from 1.50 to 5 mm long in steps of 0.5 mm
Approximately 20 facets.
Like the square cut, the facets are cut in steps, parallel to the edges
Square
4 x 4 mm
5 x 5 mm
6 x 6 mm
7 x 7 mm
8 x 8 mm
9 x 9 mm
10 x 10 mm
11 x 11 mm
12 x 12 mm
13 x 13 mm
14 x 14 mm
Approximately 57 facets.
Like the Baguette cut, the facets are cut in steps, parallel to the edges.
Princess
4 x 4 mm
5 x 5 mm
6 x 6 mm
7 x 7 mm
8 x 8 mm
9 x 9 mm
10 x 10 mm
11 x 11 mm
12 x 12 mm
13 x 13 mm
14 x 14 mm
Approximately 76 facets.
Princess cut is technically known as “Square Modified Brilliant” and is a square version of the round brilliant cut with numerous sparkling facets.
It is a very brilliant and sparkling cut.
Pear
5 x 3 mm
6 x 4 mm
7 x 5 mm
8 x 6 mm
9 x 6 mm
10 x 7 mm
12 x 8 mm
13 x 9 mm
14 x 9 mm
15 x 10 mm
16 x 12 mm
18 x 13 mm
20 x 15 mm
Approximately 71 facets.
Pear or Teardrop cut is asymmetrical cut with one pointed and one rounded end. A hybrid cut, combining the best of the oval and the marquise, it is shaped like a sparkling teardrop.
Trillion
4 x 4 mm
5 x 5 mm
6 x 6 mm
7 x 7 mm
8 x 8 mm
9 x 9 mm
10 x 10 mm
11 x 11 mm
12 x 12 mm
13 x 13 mm
14 x 14 mm
15 x 15 mm
16 x 16 mm
Approximately 44 facets.
Trillion, or Trilliant, cut is a triangular shape.
It returns lots of light and color and therefor a good choice for lighter colored stones.
Briolette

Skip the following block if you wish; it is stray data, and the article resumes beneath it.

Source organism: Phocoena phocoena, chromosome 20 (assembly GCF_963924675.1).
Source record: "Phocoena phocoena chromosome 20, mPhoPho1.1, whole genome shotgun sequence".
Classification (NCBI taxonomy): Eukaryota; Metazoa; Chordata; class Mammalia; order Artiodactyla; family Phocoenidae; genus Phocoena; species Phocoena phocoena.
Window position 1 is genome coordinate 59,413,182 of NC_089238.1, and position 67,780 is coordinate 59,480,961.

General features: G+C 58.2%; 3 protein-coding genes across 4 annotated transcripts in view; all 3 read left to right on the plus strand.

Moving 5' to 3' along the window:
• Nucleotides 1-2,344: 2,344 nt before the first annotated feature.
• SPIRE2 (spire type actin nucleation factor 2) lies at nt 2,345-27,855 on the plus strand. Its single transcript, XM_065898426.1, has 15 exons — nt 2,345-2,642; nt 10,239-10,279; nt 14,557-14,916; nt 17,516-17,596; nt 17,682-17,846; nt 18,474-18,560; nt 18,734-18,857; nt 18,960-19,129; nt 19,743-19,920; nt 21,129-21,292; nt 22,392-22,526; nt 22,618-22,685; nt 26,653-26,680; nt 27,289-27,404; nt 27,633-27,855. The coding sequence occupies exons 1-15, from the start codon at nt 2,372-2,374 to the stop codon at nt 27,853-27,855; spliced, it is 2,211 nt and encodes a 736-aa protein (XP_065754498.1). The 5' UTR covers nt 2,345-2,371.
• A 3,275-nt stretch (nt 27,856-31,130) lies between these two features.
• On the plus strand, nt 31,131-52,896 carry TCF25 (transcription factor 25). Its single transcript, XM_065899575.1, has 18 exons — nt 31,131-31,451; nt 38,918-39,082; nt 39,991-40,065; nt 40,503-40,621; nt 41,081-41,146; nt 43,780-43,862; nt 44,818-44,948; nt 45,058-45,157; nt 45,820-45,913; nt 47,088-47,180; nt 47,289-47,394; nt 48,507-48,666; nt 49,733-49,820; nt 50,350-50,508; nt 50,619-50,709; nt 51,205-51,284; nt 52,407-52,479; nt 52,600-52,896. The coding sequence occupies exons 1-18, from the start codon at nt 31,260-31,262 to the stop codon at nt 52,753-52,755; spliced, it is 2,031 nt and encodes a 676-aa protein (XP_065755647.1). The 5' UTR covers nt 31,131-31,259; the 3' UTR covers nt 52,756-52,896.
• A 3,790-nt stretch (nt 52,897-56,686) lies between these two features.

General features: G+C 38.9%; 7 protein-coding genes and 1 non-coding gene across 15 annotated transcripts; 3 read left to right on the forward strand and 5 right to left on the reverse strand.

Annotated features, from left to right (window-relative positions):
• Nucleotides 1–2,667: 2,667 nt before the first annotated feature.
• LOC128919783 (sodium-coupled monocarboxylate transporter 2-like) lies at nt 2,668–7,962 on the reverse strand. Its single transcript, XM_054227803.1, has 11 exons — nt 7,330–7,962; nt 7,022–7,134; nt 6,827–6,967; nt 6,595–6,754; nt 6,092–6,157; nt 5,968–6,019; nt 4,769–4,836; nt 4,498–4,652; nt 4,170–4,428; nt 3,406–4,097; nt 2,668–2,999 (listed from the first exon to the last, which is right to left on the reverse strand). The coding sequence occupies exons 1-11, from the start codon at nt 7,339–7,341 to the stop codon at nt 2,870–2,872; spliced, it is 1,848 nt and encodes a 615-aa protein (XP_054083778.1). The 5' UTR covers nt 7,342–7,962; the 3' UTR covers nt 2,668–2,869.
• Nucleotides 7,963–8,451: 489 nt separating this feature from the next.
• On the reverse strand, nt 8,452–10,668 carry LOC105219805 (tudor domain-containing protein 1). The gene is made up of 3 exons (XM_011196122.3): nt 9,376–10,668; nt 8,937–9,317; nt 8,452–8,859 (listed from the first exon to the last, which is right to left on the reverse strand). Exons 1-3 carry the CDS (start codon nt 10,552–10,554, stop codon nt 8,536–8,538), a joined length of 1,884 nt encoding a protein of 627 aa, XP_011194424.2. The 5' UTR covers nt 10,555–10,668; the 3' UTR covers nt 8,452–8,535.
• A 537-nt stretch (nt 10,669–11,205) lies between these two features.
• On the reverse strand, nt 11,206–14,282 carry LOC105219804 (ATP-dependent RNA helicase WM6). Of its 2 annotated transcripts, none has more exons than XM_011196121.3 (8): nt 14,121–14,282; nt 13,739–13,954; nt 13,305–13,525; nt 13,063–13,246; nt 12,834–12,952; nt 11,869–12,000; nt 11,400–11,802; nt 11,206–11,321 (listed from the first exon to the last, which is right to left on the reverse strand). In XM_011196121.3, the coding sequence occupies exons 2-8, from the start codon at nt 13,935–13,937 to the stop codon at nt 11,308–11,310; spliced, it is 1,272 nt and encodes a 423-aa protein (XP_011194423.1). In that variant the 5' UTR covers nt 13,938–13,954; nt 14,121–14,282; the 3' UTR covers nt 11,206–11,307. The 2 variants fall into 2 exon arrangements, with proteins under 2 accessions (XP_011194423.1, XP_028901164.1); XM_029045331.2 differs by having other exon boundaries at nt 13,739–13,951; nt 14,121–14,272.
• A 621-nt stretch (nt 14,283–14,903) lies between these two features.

Briolette come in many different sizes
from
4-40 mm length and
3-20 mm diameter
but most commonly
6-12 mm length and
3-8 mm diameter
Approximately 84 facets.
This is the most difficult shape to cut.
It may be cut with a round diameter or an oval shape when seen from top.
Marquise
4 x 2 mm
5 x 2.5 mm
5 x 3 mm
6 x 3 mm
7 x 3.5 mm
8 x 4 mm
10 x 5 mm
12 x 6 mm
14 x 7 mm
16 x 8 mm
18 x 9 mm
20 x 10 mm
Approximately 57 facets.
It looks a bit like a rugby ball or a boat shape.
Generally the ratio between length and with is 2:1.

But “when all is said and done” it is up to your decision and choice of color, shape and cut.
Also be aware that what you love may not be cherished in the same way by another person, and that is the way it should be, otherwise it would be a boring world where there did not exist any individualism and everybody had the same clothes, jewelry, cars, houses and so on, terrible!

For more information try GemSelect or Multicolour or Africa Gems

I hope you will find this short info useful.